Back Issue Content: 2016


A Tribute to Jim Harrison

Upon learning of Jim Harrison's death, reputedly hunched over his typewriter at work on a poem, I gather some of my favorite books and walk to a nearby bar. Perching on a stool by the window, I order a tequila cocktail and a half dozen Malpeque oysters. The oysters arrive, lascivious, nearly quivering in their fleshy wetness on a bed of ice. The drink comes pink, in a daiquiri glass, topped with an orchid blossom. Presentations can be misleading; the liquor is strong and the mixture more pepperysour than sweet.

Need a new five-weight? Have an inmate build it.

"I CALL THESE OUR FEEL-GOOD PROGRAMS," says Dennis Dunsmoor, Director of Colorado Correctional Industries (CCI), referring to several small-scale businesses he oversees, including rod-building, that are run out of the Arrowhead Correctional Center in Cañon City. "We don’t make money off of them, but the offenders learn skills that will help them on the outside. Plus, we use these jobs as an incentive—we’re that carrot on the stick."

One year after trading electrodes for drip stations, the plan to remove brookies from Yellowstone's Soda Butte Creek appears to be working.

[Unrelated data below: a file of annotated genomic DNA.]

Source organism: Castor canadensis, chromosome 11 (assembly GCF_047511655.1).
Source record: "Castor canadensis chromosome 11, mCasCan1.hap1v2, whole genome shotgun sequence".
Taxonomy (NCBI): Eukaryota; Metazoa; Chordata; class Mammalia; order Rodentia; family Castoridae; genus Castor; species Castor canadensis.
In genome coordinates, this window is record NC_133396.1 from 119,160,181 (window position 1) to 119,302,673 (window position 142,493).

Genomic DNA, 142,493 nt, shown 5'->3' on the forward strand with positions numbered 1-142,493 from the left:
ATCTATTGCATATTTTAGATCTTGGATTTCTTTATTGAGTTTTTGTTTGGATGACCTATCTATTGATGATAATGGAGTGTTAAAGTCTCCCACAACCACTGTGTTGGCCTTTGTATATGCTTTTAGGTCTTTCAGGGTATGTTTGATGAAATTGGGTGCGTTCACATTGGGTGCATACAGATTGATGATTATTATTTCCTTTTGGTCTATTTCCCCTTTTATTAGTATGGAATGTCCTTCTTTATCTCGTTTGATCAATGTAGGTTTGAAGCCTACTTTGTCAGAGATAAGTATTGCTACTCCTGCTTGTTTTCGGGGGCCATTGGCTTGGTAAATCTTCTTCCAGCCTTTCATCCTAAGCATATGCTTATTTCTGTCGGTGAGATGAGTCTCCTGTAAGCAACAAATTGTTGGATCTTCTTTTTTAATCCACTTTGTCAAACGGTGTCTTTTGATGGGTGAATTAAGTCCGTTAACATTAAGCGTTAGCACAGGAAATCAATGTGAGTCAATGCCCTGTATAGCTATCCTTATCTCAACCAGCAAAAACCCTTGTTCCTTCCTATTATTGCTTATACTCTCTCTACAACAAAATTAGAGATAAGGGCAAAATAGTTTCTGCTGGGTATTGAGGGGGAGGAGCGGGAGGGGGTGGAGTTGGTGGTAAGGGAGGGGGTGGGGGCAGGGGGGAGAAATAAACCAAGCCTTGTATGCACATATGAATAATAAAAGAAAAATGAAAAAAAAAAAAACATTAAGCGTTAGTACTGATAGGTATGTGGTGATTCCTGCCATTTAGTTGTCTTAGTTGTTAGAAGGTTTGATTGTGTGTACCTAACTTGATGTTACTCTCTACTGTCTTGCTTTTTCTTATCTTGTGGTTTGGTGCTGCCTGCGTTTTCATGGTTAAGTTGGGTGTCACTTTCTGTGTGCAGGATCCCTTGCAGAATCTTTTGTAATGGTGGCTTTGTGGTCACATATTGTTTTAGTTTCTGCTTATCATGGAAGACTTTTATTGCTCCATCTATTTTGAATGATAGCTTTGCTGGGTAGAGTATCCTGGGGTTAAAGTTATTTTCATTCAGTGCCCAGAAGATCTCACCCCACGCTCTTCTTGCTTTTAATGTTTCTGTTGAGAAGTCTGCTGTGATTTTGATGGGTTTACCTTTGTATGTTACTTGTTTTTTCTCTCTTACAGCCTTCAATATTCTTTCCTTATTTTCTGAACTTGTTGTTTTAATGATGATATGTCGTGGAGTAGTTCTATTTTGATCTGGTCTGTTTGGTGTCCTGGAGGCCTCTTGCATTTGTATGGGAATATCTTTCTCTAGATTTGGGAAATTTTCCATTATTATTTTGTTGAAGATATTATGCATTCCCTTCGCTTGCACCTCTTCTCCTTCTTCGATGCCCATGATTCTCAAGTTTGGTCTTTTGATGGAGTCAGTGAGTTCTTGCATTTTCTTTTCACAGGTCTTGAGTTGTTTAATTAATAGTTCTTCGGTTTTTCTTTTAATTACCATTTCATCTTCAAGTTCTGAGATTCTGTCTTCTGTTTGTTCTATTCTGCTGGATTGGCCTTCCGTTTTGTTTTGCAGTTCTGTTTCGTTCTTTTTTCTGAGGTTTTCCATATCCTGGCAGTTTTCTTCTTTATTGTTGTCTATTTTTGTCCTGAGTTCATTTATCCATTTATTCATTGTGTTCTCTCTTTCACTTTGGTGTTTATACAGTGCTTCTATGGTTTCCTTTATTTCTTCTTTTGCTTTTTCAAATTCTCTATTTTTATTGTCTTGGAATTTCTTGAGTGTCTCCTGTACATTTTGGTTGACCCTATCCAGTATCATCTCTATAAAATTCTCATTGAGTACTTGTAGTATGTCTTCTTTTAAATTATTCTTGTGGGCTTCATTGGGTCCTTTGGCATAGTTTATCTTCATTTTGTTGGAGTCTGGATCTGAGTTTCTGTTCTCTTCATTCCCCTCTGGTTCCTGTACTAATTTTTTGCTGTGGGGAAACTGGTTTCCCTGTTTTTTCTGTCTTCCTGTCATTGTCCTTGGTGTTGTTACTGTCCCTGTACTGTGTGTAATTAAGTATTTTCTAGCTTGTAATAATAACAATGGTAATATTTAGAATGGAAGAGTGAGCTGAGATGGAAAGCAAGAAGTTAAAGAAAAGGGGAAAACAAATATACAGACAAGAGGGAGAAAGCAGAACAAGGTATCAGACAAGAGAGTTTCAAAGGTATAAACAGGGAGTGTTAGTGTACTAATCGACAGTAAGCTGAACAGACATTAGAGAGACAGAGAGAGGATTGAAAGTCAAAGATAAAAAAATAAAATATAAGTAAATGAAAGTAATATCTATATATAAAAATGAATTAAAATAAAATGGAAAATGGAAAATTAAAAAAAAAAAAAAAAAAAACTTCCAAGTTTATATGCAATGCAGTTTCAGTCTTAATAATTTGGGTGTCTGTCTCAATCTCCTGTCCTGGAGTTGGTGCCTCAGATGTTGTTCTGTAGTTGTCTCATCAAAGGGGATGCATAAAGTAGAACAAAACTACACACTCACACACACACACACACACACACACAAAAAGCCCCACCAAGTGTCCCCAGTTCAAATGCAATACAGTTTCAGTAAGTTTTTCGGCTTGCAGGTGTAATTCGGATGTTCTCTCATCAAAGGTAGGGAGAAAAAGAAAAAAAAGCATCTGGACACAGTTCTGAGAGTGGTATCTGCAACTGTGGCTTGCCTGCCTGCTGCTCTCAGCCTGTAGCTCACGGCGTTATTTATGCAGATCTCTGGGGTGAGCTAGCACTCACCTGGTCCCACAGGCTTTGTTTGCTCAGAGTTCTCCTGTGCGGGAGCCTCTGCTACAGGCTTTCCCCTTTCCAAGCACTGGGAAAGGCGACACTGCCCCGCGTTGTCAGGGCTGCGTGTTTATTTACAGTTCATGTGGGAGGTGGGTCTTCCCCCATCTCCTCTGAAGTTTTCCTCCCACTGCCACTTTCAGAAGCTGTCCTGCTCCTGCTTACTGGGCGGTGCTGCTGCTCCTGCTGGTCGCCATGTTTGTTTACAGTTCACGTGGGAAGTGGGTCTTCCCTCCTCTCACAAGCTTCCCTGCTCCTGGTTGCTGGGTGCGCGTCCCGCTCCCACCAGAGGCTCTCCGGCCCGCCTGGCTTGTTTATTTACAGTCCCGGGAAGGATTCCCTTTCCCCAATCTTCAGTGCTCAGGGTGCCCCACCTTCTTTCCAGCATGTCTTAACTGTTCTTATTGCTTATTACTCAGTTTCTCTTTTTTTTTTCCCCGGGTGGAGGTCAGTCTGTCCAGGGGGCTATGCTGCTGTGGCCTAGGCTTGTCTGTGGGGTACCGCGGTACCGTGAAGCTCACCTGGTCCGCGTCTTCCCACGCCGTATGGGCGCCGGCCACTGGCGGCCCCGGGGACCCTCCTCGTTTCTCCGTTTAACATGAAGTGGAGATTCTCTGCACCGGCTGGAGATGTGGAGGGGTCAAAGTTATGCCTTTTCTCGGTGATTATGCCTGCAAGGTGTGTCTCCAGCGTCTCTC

NO ONE IS SURE where the brook trout found in Soda Butte Creek came from. Maybe a flood washed them over from a neighboring drainage. Maybe somebody in Cooke City had a bucket and a brookie fetish. Then again, the source doesn't exactly matter. The fish are interlopers in one of Yellowstone National Park's most popular cutthroat streams. That was enough to put them in the government's crosshairs about 20 years ago, as biologists worried the colorful trespassers might one day displace the iconic Yellowstone cutthroat that call Soda Butte and the Lamar drainage home.

Crash pads come in unlikely places

THE BEST-KEPT SECRET in all of Colorado is on the Taylor River. Every fisherman in the state knows the river itself, and those who think they're special know to fish it at night, but a select few know the real spot. In the town of Almont, just across the bridge on Taylor River Road, sits a little cabin wedged between water and pavement. During the months of May through September, the cabin runs $250 per night. During the months of October through April, the living room futon is available for an eighth of weed and a 30-rack of Peebers. These rental fees are always shared.

Without our rivers, what is left?

DEEP INSIDE MOST TROUT anglers lies an understanding that the existence of clean water and healthy public habitat are what get us out of bed in the morning, especially on weekends. Many have sacrificed lucrative careers, either by stalling out in the middle when the job-responsibility-to-annual-vacation-day ratio became optimal for fishing, or by running away to the woods and the humble yet happy life of farming nickels and dimes.